Time to remove backdoor state-funding of political parties

Once again Labour has been referred to the Police for breaking the law over political advertising. They are overtly campaigning on the public purse.

Meanwhile former Labour party General Secretary Mike Smith has a bit of a whinge at The Standard but helpfully gives out some very good ideas that National should move to implement after the election.

It is no accident that as right-wing parties have come into government they have moved swiftly to change the law on political donations. One of the first things on Steven Harper’s Conservative government agenda in Canada was to move to change the law to remove their public subsidy on election expenses. The first thing the Tea-party Republican-controlled House of Representatives did after the 2010 election was to repeal the law to provide public funding for elections.

Perhaps they could call the the bill The Mike Smith (Removal of State Funding of Political Parties) Electoral Reform Bill.

Labour has quietly lobbied in the backrooms since Adam was a little boy to extend state-funding of political parties. They don’t want to have to run cake stalls and chook raffles, they don’t want to have to ask the voting public for donations. They simply want to write cheques underwritten by the taxpayer to pay for their propaganda.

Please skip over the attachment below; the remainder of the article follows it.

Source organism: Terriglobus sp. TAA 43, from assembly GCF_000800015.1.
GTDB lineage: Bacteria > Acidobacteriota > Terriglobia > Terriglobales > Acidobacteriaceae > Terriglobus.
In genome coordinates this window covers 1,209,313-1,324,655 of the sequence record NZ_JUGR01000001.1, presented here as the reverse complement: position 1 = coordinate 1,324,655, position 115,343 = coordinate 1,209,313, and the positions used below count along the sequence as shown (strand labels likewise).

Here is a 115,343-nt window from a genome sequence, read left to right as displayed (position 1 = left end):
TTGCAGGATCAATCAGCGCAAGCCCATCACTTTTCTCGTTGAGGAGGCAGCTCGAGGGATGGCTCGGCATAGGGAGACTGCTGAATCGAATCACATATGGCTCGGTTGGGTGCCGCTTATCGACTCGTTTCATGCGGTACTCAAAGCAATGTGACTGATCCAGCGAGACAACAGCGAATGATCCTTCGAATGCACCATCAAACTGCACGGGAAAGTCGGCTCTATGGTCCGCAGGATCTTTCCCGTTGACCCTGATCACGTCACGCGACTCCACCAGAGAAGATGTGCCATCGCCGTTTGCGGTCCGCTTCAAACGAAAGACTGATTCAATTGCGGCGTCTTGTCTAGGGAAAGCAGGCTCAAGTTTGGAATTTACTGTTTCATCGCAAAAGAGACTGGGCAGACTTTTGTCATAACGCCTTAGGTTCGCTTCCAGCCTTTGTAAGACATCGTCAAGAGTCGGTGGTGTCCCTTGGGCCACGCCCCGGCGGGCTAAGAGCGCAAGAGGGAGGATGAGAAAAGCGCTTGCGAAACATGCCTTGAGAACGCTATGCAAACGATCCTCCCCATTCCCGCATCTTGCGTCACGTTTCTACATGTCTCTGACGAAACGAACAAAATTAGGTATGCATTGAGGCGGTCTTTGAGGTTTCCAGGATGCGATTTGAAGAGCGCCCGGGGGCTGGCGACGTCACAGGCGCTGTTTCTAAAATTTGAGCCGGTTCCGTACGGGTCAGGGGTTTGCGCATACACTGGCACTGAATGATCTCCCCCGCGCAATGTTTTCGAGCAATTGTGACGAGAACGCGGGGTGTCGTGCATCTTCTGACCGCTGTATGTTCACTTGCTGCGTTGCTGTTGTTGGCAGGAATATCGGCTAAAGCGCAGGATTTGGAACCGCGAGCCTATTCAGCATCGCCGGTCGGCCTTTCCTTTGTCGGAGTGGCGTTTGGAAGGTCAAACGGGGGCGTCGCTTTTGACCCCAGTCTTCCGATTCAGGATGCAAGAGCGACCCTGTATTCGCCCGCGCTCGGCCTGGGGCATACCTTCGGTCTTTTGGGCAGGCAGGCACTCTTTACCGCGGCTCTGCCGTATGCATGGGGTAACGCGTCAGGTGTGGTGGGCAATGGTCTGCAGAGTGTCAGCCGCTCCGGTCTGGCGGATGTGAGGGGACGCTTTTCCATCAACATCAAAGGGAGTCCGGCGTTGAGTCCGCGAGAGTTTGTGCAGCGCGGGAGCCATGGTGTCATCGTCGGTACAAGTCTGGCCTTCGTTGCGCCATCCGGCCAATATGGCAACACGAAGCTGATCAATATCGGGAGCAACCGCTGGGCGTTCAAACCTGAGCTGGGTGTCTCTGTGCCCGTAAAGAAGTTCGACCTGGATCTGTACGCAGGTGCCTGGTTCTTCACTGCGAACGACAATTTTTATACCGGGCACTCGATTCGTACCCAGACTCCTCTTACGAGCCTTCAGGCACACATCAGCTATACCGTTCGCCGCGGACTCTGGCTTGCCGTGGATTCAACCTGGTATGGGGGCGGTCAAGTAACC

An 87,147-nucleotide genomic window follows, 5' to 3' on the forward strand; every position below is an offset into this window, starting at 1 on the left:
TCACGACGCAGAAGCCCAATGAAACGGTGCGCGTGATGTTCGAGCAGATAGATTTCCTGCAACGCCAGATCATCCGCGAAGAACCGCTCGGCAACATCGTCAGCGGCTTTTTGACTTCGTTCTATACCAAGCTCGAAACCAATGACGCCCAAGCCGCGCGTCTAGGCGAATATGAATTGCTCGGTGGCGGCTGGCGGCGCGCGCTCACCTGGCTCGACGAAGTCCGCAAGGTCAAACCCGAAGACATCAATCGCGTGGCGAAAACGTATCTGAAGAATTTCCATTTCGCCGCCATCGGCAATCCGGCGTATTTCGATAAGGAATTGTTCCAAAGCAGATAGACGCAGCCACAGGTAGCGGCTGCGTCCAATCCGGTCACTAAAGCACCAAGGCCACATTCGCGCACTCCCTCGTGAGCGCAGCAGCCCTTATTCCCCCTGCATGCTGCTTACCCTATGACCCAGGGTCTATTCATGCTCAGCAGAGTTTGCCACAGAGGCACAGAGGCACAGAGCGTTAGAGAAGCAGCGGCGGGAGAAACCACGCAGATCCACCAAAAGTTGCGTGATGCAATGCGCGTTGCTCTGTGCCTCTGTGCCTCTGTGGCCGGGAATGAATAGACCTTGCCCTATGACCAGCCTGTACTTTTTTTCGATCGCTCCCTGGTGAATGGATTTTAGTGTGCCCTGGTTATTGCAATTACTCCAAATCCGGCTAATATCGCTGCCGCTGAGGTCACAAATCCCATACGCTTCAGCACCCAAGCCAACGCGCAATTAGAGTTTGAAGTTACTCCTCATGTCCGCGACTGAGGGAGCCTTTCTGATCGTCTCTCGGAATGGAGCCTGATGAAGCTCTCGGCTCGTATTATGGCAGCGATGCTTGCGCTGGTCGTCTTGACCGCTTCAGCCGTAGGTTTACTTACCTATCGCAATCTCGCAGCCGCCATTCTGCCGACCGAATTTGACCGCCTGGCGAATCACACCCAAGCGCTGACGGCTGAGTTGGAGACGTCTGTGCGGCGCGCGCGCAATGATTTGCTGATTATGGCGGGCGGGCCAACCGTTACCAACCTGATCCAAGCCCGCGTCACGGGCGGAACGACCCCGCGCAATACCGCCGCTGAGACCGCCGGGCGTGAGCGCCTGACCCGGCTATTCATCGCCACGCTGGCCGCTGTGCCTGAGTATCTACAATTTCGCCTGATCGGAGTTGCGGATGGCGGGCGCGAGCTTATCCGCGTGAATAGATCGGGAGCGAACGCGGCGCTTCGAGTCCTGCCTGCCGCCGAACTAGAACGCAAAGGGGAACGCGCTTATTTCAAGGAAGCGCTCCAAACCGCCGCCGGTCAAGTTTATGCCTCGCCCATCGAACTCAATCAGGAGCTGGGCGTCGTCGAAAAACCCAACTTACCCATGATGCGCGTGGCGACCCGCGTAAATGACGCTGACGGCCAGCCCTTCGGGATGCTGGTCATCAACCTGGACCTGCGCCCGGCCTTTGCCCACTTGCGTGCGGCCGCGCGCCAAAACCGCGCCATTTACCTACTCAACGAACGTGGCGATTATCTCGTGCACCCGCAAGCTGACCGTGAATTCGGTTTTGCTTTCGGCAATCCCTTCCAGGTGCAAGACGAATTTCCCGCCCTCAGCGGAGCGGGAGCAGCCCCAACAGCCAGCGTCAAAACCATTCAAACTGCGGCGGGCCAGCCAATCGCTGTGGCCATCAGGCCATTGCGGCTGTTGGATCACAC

With Labour’s consistent law breaking the time is now to start the move to reform Parliamentary Services and to remove the backdoor stealth funding of all political parties.

If there is any whining about “democracy funding” then let there be state funding of political parties but only to those outside of parliament rather than keep rewarding incumbency.


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As much at home writing editorials as being the subject of them, Cam has won awards, including the Canon Media Award for his work on the Len Brown/Bevan Chuang story.  And when he’s not creating the news, he tends to be in it, with protagonists using the courts, media and social media to deliver financial as well as death threats.

They say that news is something that someone, somewhere, wants kept quiet.   Cam Slater doesn’t do quiet, and as a result he is a polarising, controversial but highly effective journalist that takes no prisoners.

He is fearless in his pursuit of a story.

Love him or loathe him.  But you can’t ignore him.

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